Voting with your money: Hong Kong’s businesses show pro-democracy colour in the UK￼
Hong Kong immigrants are calling to support pro-democracy businesses in the UK, why is it important to the diaspora community?
A policeman stepping a protester who is lying on the ground and with no chance to resist. It is a scene of the Hong Kong protest in 2019, and it is also a painting in Johnny’s restaurant in the town of Loughborough, England.
The restaurant is a member of the yellow economic circle, a concept that was developed in Hong Kong three years ago, and shops that openly support the pro-democracy movement.
Johnny’s restaurant is a display of his pro-democracy stance as décors fill the walls, something he wouldn’t have done if he were still in Hong Kong.
“I think I should speak out for Hongkongers when I have the right,” says Johnny. “This is a mission.”
Many of the customers in the café are recent arrivals to the UK, people who apply for a new visa granted by the UK government. The new visa scheme was announced after the Chinese Communist Party imposed a new law to target dissents in Hong Kong.
Finding another restaurant that serves authentic Hong Kong food as he does, according to Johnny, is not easy, but he’s not just here to satisfy his customers’ stomachs.
“We hope Hongkongers can have a place to gather and keep speaking out,” says Johnny. He hopes like-minded people will not forget the democracy movement after leaving Hong Kong.
The idea of the yellow economic circle first emerged as protesters’ initiative to bring the pro-democracy movement into people’s daily life aiming to create economic impact.
Demonstrators started to categorise businesses as yellow, pro-democracy, or blue, in support of the Chinese government or having any Chinese connection.
Maps and apps showing businesses’ perceived leanings help inform customers where their money goes.
The habit was brought to the UK as a Google map has been set up to label yellow and blue shops across the UK last year.
“Basically, it is to support your comrades and it’s part of the movement,” says Terry from Justitia Hong Kong, the organisation that manages the map.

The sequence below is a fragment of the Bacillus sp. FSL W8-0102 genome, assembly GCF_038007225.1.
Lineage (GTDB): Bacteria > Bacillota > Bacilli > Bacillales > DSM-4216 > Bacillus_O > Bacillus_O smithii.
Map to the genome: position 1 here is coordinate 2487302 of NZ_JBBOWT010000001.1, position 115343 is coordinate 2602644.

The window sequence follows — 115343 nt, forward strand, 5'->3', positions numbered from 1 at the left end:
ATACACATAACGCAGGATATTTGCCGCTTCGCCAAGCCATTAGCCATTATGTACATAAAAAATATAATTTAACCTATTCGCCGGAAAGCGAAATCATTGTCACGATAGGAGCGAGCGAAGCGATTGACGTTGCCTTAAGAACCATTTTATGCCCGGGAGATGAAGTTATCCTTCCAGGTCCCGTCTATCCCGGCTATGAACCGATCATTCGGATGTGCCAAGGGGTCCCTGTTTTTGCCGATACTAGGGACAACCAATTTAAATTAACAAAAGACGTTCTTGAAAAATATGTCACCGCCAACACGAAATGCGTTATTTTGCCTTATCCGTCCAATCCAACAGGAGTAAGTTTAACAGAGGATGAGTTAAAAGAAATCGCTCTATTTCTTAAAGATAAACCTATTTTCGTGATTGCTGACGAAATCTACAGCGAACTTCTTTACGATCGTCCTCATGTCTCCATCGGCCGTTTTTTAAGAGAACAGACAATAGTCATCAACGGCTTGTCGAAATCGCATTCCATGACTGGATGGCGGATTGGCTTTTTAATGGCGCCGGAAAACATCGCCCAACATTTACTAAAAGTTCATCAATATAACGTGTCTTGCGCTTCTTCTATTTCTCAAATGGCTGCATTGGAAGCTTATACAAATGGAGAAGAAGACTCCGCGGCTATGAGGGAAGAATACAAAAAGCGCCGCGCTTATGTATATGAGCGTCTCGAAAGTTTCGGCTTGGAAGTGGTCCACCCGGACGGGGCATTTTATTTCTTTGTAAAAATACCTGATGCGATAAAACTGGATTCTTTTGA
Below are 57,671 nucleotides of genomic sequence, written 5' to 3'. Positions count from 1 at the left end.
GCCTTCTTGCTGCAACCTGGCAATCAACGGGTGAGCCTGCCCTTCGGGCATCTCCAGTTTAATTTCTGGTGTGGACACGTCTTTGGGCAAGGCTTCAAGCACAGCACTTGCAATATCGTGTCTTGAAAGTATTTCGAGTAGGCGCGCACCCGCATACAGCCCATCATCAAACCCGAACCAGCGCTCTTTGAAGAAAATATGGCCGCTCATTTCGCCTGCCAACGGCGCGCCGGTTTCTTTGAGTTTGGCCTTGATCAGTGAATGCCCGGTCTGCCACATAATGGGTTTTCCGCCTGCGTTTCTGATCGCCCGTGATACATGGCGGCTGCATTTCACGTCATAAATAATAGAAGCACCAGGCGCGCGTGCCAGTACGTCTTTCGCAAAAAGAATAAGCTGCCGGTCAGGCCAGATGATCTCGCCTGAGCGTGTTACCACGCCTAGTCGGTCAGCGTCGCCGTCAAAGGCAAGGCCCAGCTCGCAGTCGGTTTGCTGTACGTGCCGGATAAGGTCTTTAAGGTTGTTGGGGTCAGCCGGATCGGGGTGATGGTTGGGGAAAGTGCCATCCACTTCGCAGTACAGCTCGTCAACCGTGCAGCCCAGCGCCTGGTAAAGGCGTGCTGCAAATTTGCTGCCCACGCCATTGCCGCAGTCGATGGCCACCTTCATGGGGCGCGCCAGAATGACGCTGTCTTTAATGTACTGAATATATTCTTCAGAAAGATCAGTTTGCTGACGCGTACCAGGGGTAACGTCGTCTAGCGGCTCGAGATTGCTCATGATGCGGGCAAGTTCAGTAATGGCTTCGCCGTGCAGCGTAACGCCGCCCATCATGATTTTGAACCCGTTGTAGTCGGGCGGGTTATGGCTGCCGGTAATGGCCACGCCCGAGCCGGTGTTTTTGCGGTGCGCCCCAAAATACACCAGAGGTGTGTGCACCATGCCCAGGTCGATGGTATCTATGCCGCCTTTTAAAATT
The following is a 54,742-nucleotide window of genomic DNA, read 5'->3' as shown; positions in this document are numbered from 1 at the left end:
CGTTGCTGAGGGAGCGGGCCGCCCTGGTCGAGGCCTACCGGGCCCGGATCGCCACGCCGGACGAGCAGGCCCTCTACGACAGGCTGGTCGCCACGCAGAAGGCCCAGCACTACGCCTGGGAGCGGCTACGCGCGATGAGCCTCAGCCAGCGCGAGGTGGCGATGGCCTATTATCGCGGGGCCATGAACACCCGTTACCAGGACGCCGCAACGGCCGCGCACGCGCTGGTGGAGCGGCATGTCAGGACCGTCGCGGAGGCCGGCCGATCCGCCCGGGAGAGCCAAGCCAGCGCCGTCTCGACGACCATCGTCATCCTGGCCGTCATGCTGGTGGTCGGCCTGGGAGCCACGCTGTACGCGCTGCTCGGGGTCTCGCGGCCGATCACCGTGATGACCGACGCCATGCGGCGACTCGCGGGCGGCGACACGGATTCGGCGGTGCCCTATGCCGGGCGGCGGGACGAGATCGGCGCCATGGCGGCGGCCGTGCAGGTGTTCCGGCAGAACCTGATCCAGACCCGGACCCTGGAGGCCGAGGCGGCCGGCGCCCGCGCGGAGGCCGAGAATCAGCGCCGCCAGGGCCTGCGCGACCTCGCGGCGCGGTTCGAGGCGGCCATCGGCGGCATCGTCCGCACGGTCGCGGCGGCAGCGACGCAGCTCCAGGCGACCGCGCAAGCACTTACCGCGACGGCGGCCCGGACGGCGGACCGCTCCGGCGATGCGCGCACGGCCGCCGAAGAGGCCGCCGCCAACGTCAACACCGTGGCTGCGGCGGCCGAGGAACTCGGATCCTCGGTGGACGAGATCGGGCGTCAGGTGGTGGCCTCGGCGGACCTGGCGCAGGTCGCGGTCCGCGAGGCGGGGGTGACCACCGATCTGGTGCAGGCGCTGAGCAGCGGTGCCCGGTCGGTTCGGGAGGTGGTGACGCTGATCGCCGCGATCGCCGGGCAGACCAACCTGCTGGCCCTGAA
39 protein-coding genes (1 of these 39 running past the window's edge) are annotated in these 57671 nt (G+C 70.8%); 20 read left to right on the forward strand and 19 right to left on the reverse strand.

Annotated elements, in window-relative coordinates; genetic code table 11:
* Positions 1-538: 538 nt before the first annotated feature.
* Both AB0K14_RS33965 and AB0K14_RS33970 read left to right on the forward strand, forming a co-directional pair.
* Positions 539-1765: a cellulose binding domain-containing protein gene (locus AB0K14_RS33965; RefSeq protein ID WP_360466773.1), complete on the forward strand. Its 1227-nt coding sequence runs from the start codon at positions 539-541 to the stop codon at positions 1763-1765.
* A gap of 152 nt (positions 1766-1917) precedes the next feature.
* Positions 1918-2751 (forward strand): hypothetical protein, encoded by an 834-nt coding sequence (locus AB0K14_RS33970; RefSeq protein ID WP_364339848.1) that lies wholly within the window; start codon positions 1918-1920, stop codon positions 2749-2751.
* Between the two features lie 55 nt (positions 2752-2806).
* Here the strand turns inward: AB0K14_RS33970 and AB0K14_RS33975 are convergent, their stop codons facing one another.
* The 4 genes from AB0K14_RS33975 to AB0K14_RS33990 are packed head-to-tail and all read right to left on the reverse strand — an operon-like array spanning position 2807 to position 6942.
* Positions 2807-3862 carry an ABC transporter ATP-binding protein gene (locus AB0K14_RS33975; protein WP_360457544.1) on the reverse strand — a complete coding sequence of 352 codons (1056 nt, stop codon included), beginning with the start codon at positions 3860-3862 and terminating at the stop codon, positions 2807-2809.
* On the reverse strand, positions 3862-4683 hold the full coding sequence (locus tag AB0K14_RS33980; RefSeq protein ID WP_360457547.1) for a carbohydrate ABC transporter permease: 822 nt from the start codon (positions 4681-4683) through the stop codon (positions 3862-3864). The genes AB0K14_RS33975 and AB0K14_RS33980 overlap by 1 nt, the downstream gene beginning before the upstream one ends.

Yet, as the idea of the yellow economic circle reaches a new soil, yellow shops can do more to boost the pro-democracy movement.
“Most of the customers will not be Hongkongers, they need local customers to sustain the business,” says Terry.
“When locals shop there, they will understand the values of the owners. In the long term, it serves as a promoting purpose in the movement.”
Johnny says his staff will cherish the chance to talk to local customers about what has happened to Hong Kong.
“They don’t know what Hong Kong food is like. When they see our food, they think it’s interesting and come to challenge themselves,” says Johnny who observes that a lot of locals haven’t tasted authentic Hong Kong dishes.
Next to the beer tap sees a helmet which was commonly used by protesters to protect themselves against the police.
“When they visit the restaurant, they will see the posters and ask questions,” says Johnny. “Our staff will talk to them and tell them what has happened in Hong Kong.”
Since the initial idea of the yellow economic cycle appears, some people have developed a habit of not just spending on yellow shops, but also refusing their blue counterparts.
However, whether to boycott and what to boycott become constant debates in both Hong Kong and the UK.
Some shops are labelled as blue because of the owners or staff’s Chinese background.
Johnny says he doesn’t boycott shops because they’re run by Chinese owners in the UK as they may support the pro-democracy movement but are not dare to openly speak out.
Johnny says a lot of old Chinese overseas assisted him to start the restaurant. “Actually they share the same viewpoints with us, but they’re convenient to support us openly,” says Johnny.
The Chinese government has targeted family and friends of activists aboard to keep them silent.
The Hong Kong-China conflict is vivid in the UK as Terry was triggered to set up the map to label blue shops after a confrontation between the Chinese and Hong Kong communities.
There was a rally to commemorate a special day of protest in Hong Kong, the president of Manchester China Town Business Association said on social media that the demonstrators were NEETs.
Shops that had relationships with the Business Association have then been labelled as blue on the map.